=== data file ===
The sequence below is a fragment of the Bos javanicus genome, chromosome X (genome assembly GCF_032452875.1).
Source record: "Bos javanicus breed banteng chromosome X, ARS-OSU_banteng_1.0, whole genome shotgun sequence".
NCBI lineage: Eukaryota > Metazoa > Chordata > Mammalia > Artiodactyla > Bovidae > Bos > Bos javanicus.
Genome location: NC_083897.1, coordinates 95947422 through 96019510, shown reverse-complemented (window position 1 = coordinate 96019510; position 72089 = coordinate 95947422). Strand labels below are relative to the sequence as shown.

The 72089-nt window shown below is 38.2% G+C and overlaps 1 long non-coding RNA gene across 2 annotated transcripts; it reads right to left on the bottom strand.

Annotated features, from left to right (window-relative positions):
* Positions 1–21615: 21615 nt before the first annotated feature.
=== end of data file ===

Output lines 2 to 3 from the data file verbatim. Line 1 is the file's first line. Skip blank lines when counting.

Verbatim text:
Source record: "Bos javanicus breed banteng chromosome X, ARS-OSU_banteng_1.0, whole genome shotgun sequence".
NCBI lineage: Eukaryota > Metazoa > Chordata > Mammalia > Artiodactyla > Bovidae > Bos > Bos javanicus.